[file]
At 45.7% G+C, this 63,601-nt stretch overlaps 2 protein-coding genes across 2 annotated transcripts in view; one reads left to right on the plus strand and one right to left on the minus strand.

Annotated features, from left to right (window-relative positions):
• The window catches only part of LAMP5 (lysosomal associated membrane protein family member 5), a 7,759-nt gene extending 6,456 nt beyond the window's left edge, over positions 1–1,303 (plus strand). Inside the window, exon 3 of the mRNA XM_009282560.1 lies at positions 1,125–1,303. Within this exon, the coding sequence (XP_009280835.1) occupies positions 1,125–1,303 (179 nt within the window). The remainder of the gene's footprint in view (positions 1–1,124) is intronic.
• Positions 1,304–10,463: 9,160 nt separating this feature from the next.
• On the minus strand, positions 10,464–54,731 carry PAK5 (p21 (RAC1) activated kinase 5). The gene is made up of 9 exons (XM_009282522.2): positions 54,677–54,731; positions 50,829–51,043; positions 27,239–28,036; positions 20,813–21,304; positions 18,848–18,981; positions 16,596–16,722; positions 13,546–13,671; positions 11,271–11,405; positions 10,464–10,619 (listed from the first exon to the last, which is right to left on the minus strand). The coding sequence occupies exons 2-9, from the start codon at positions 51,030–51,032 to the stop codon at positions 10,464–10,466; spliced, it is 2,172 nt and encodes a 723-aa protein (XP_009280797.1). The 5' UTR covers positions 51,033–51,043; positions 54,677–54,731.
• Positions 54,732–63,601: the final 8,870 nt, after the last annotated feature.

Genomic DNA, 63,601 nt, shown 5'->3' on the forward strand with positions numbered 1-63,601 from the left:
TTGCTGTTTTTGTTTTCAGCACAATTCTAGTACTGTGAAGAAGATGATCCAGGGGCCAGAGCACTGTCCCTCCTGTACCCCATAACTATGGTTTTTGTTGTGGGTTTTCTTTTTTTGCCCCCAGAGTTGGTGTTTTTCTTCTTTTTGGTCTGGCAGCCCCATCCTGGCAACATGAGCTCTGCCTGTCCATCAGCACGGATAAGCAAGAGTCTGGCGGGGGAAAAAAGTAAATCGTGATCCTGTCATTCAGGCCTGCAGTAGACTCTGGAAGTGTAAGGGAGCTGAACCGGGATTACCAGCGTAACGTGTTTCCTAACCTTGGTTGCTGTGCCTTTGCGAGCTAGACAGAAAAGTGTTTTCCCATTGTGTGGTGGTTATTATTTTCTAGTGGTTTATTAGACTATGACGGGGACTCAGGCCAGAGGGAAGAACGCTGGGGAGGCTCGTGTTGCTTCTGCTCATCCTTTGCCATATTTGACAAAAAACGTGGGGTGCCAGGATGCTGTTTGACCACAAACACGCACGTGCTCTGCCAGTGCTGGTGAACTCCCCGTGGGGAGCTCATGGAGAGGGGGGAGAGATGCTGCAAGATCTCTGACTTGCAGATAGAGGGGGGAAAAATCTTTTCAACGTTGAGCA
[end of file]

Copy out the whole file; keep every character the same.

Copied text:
At 45.7% G+C, this 63,601-nt stretch overlaps 2 protein-coding genes across 2 annotated transcripts in view; one reads left to right on the plus strand and one right to left on the minus strand.

Annotated features, from left to right (window-relative positions):
• The window catches only part of LAMP5 (lysosomal associated membrane protein family member 5), a 7,759-nt gene extending 6,456 nt beyond the window's left edge, over positions 1–1,303 (plus strand). Inside the window, exon 3 of the mRNA XM_009282560.1 lies at positions 1,125–1,303. Within this exon, the coding sequence (XP_009280835.1) occupies positions 1,125–1,303 (179 nt within the window). The remainder of the gene's footprint in view (positions 1–1,124) is intronic.
• Positions 1,304–10,463: 9,160 nt separating this feature from the next.
• On the minus strand, positions 10,464–54,731 carry PAK5 (p21 (RAC1) activated kinase 5). The gene is made up of 9 exons (XM_009282522.2): positions 54,677–54,731; positions 50,829–51,043; positions 27,239–28,036; positions 20,813–21,304; positions 18,848–18,981; positions 16,596–16,722; positions 13,546–13,671; positions 11,271–11,405; positions 10,464–10,619 (listed from the first exon to the last, which is right to left on the minus strand). The coding sequence occupies exons 2-9, from the start codon at positions 51,030–51,032 to the stop codon at positions 10,464–10,466; spliced, it is 2,172 nt and encodes a 723-aa protein (XP_009280797.1). The 5' UTR covers positions 51,033–51,043; positions 54,677–54,731.
• Positions 54,732–63,601: the final 8,870 nt, after the last annotated feature.

Genomic DNA, 63,601 nt, shown 5'->3' on the forward strand with positions numbered 1-63,601 from the left:
TTGCTGTTTTTGTTTTCAGCACAATTCTAGTACTGTGAAGAAGATGATCCAGGGGCCAGAGCACTGTCCCTCCTGTACCCCATAACTATGGTTTTTGTTGTGGGTTTTCTTTTTTTGCCCCCAGAGTTGGTGTTTTTCTTCTTTTTGGTCTGGCAGCCCCATCCTGGCAACATGAGCTCTGCCTGTCCATCAGCACGGATAAGCAAGAGTCTGGCGGGGGAAAAAAGTAAATCGTGATCCTGTCATTCAGGCCTGCAGTAGACTCTGGAAGTGTAAGGGAGCTGAACCGGGATTACCAGCGTAACGTGTTTCCTAACCTTGGTTGCTGTGCCTTTGCGAGCTAGACAGAAAAGTGTTTTCCCATTGTGTGGTGGTTATTATTTTCTAGTGGTTTATTAGACTATGACGGGGACTCAGGCCAGAGGGAAGAACGCTGGGGAGGCTCGTGTTGCTTCTGCTCATCCTTTGCCATATTTGACAAAAAACGTGGGGTGCCAGGATGCTGTTTGACCACAAACACGCACGTGCTCTGCCAGTGCTGGTGAACTCCCCGTGGGGAGCTCATGGAGAGGGGGGAGAGATGCTGCAAGATCTCTGACTTGCAGATAGAGGGGGGAAAAATCTTTTCAACGTTGAGCA